IEEE CIS Task Force on Process Mining

Trace: best_process_mining_dissertation_award_2014


|

Best Process Mining Dissertation Award 2014

The Best Process Mining Dissertation Award is awarded by the IEEE Task Force on Process Mining to an outstanding PhD thesis focused on the area of business process intelligence. The award is particularly dedicated to works contributing to research in the area of process mining and/or the innovative use of process mining techniques for solving practically relevant problems.

With this award, the IEEE Task Force on Process Mining wants to draw attention to excellent works by young researchers and promote the research area as a whole.

Winner 2014 - Andrea Burattin - Applicability of Process Mining Techniques in Business Environments

The winner of the 2014 Best Process Mining Dissertation Award is Andrea Burattin for his PhD thesis entitled Applicability of Process Mining Techniques in Business Environments.

The verdict of the Jury:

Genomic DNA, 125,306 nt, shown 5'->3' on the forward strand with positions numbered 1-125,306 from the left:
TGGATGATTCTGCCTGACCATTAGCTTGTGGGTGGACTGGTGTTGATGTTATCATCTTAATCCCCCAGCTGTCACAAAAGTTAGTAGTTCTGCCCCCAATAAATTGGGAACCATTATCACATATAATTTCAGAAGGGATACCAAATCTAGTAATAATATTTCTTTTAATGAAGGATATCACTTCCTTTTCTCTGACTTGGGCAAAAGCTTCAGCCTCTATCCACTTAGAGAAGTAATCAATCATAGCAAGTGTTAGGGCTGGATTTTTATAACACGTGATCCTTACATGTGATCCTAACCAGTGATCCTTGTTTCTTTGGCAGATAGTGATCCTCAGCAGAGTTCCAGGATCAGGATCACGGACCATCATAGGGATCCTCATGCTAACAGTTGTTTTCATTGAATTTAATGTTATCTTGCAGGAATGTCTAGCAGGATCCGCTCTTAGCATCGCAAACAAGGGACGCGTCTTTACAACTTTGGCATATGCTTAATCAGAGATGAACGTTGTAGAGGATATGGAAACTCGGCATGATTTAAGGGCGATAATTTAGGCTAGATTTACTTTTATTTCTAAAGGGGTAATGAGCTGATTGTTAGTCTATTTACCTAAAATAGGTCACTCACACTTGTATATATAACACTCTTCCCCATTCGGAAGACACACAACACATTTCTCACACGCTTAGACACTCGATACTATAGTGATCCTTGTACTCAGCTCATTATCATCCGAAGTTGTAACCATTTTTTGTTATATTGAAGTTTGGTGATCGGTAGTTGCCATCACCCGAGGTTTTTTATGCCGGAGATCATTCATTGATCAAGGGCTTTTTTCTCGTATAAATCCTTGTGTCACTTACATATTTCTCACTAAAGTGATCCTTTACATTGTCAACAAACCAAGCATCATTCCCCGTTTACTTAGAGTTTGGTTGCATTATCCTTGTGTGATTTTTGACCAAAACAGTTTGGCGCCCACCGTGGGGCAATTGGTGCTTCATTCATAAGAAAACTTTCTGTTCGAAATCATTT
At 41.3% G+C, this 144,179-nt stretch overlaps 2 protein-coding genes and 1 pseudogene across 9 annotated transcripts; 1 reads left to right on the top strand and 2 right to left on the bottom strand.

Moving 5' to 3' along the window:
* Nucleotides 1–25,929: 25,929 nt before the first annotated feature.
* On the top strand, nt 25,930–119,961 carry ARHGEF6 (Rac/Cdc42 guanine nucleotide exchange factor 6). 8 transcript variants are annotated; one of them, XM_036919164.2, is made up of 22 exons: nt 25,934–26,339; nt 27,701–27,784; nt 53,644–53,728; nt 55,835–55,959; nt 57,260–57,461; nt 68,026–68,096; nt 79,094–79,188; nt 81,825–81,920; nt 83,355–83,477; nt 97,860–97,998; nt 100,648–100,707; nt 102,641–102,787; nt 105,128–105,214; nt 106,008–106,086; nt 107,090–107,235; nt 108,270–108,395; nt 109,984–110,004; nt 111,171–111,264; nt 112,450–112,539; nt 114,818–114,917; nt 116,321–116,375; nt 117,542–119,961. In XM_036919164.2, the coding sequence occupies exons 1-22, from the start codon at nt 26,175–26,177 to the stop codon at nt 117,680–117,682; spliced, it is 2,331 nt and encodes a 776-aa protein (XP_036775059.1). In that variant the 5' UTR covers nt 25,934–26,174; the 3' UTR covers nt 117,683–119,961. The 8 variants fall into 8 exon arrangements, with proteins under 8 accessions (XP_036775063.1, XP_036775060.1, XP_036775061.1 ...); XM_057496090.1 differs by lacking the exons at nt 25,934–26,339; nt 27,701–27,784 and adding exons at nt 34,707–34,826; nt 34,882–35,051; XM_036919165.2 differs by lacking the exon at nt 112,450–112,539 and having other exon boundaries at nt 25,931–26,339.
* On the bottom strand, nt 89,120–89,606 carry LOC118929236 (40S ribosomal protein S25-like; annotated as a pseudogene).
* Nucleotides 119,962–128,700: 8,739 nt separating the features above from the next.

This thesis has the bold goal of democratising process mining. Specifically, it addresses the obstacles faced when trying to apply process mining techniques in business environments. Andrea identified three possible sources of problems: i) during the preparation of the data (incompatibility between required and available data) ; ii) during mining (adaptation of existing algorithms in order to take full advantage of the available information, configuration of the parameters of the mining algorithms) ; iii) during the interpretation of the mining results (complexity of the generated output). He also addressed the orthogonal issue of computation complexity for data management. In view of the identified problems, the thesis proposes solutions that can be placed in two application scenarios: the first scenario considers the classic paradigm of batch process mining, where a log is available “off-line” for mining; the second scenario introduces the novel paradigm of “online” process mining, where events are emitted by a stream with infinite capacity, thus requiring on-the-fly mining using bounded memory and time resources.